Interpolation Revisited

Article and Photography by Ron Bigelow

Back in 2005, I wrote a fairly extensive article series on interpolation. The series looked at several different methods of interpolation. The conclusion of the series was that, at 200% linear interpolation, there was not much difference between the interpolation methods. At larger interpolations, the best interpolation method often depended on the image.

A lot has happened with digital photography since that time. Camera sensors have increased in size and quality. Photo editing software has substantially improved. Printer resolution and gamuts have increased. Of course, interpolation methods and software have improved as well.

I began to wonder if the results of the testing that I had conducted in the previous interpolation article series were still valid. In short, it was time to do some new testing. Consequently, the purpose of this article is to review current interpolation methods by presenting the results of my testing.

This article is more constrained than the earlier article series for two reasons. First, the theoretical background for interpolation has already been covered in the prior article series. If you wish to understand the theory, please read the previous series, Interpolation. Second, the prior article series looked at 200%, 300%, and 400% linear interpolations. This article evaluates only 200% linear interpolations. The reason for this is that sensor sizes have increased to the point where it is unnecessary for most photographers to interpolate much more than 200% linearly. An image from an eight megapixel camera interpolated linearly 200% and printed at 300 PPI will create approximately a 16" x 24" inch print. Similarly, an image from a twenty-one megapixel camera will produce a 24" x 36" print. Most photographers do not need to print larger than this.

Interpolation Methods evaluated

Six interpolation methods were evaluated:

The first two interpolations can be accessed through Photoshop's Image Size dialogue box. On the other hand, you will not find a Stairstep interpolation method in Photoshop. Rather, it is a procedure that is followed using Bicubic interpolation. With Stairstep interpolation, the interpolation is done in small increments using Bicubic interpolation. In other words, the interpolation is done in several small steps rather than one step as in traditional Bicubic interpolation. Generally, Stairstep interpolation is done in 10% increments (each interpolation is made 10% larger than the last) until the desired image size is reached. The immediate advantage of these interpolation methods is that they are free for anyone that already has Photoshop. The last three interpolation methods are found in interpolation software packages offered by other companies.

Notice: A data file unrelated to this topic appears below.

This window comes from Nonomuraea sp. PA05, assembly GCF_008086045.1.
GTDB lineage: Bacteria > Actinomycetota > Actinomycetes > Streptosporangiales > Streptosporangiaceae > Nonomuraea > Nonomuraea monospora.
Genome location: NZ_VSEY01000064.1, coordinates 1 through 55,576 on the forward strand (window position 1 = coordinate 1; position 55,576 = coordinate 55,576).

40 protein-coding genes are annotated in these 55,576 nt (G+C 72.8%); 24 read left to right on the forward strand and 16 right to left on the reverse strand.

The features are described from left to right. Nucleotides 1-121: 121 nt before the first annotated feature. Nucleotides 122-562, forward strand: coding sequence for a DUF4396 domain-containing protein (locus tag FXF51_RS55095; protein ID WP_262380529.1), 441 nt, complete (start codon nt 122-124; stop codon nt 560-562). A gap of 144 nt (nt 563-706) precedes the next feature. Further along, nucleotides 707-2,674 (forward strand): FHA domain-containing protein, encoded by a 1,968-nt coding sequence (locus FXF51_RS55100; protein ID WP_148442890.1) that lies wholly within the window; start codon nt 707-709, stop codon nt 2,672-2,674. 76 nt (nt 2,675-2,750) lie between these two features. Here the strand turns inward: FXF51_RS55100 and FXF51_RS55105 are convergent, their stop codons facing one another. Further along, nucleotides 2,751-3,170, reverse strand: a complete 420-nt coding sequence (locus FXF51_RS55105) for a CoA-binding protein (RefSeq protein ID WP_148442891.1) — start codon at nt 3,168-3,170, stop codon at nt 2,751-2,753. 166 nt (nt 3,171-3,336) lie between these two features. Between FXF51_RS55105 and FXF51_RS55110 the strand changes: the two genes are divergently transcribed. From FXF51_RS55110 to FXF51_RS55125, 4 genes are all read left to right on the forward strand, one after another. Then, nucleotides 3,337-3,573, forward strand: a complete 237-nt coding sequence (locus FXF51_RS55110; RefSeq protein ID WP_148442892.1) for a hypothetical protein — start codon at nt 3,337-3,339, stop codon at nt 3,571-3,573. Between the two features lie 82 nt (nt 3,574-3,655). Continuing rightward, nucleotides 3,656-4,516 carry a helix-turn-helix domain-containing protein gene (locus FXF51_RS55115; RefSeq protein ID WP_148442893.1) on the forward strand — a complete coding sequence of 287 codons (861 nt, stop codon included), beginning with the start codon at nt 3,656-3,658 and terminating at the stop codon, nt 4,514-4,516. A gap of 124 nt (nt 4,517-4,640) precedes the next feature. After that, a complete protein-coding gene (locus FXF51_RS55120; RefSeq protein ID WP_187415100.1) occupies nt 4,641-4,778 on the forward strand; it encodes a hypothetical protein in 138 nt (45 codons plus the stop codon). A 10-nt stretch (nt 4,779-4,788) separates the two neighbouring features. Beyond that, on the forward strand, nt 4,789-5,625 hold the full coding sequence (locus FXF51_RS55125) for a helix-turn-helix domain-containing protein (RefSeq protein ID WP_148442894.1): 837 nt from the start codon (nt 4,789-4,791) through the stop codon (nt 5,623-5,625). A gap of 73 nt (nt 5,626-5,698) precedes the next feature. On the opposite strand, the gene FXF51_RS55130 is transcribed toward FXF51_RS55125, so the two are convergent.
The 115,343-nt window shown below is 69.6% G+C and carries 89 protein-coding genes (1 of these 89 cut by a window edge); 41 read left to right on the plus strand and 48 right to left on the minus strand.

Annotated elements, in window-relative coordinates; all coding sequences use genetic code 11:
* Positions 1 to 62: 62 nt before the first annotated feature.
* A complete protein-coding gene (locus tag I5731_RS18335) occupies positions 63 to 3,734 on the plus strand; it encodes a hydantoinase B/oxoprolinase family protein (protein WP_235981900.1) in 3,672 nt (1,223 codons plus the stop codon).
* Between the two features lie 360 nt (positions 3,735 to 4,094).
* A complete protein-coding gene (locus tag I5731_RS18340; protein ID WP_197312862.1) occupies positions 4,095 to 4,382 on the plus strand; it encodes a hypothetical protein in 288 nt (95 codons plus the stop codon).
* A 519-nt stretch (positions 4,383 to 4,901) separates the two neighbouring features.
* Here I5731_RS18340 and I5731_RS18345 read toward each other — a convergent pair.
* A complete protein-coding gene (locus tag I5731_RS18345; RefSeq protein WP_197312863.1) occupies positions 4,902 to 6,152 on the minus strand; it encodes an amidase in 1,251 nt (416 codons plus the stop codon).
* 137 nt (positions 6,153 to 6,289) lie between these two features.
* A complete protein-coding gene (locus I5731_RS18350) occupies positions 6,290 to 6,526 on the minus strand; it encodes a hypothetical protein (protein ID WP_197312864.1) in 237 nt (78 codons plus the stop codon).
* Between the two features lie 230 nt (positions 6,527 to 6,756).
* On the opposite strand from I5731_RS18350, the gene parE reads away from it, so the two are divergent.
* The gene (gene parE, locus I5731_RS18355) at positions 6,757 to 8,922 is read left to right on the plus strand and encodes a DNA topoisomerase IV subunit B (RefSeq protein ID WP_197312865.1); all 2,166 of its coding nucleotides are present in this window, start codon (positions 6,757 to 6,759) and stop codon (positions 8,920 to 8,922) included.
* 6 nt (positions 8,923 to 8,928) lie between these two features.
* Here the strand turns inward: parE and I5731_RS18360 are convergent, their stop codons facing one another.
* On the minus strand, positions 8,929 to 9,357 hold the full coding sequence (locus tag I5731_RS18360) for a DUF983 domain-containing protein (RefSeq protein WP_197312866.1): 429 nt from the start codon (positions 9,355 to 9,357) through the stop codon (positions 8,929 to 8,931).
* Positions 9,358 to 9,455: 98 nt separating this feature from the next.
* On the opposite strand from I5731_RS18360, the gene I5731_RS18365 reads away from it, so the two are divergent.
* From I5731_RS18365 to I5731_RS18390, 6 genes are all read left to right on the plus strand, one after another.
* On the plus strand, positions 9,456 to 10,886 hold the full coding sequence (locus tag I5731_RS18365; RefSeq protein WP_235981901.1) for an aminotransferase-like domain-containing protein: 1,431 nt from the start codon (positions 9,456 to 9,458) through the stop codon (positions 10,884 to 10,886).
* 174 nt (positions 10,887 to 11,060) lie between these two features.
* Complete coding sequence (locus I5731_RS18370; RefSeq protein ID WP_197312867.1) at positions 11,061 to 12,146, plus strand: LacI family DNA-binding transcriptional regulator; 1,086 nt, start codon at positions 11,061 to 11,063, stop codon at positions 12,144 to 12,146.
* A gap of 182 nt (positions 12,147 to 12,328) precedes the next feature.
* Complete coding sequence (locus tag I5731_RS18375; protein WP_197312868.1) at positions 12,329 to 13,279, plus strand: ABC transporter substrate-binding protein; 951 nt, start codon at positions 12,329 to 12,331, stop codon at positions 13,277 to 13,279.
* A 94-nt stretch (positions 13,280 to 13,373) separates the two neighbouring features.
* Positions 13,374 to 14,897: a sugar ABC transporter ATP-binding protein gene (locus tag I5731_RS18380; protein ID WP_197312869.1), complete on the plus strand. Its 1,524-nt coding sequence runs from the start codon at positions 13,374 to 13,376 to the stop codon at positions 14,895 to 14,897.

Interpolation Results

All of the interpolation methods were applied to three different images. Since the results were similar for each image, the results for only one image are presented here. Figure 1 shows the image that was used for the interpolations show here. Figures 2 -- 7 show a section from the image, at 100% view on the monitor, after it was interpolated and a moderate amount of sharpening was applied (the last image has a watermark since I used a trial version of PhotoZoom).

Figure 1: Rattlesnake Image


Figure 2: Bicubic
Figure 3: Bicubic Smoother
Figure 4: Stairstep
Figure 5: Genuine Fractals
Figure 6: Blow Up
Figure 7: PhotoZoom


If you have been staring at these images and thinking that you don't see much of a difference, you have already reached the conclusion of this evaluation. At 200% linear interpolation, with the exception of Bicubic which tended to be of lower quality, I did not see much of a difference between these various interpolation methods.

Now, please keep in mind that these images have lost some of their quality when they were prepared for the web. This reduces the differences between the images somewhat. The original, interpolated images do show small differences between the interpolation methods. However, in my opinion, the differences are minor (with the exception of Bicubic as previously mentioned), and it is often debatable as to which one looks the best. Furthermore, these differences are unlikely to be noticeable in a print. Basically, my conclusion is that, depending on the image, Stairstep or Bicubic Smoother interpolation did as well as the interpolation software packages at 200% linear interpolation. Notice that I indicated that this depended on the image. For some images, Stairstep did better than Bicubic Smoother. For other images, it was the other way around.

Now, does this mean that one should not purchase one of the interpolation software packages? Actually, no. These conclusions only hold at 200% linear interpolation. For larger interpolations, Genuine Fractals, Blow Up, and PhotoZoom (as well as other interpolation packages) may very well produce superior results. Furthermore, these packages have additional functionality beyond interpolation. If they meet your needs, they may be a good idea.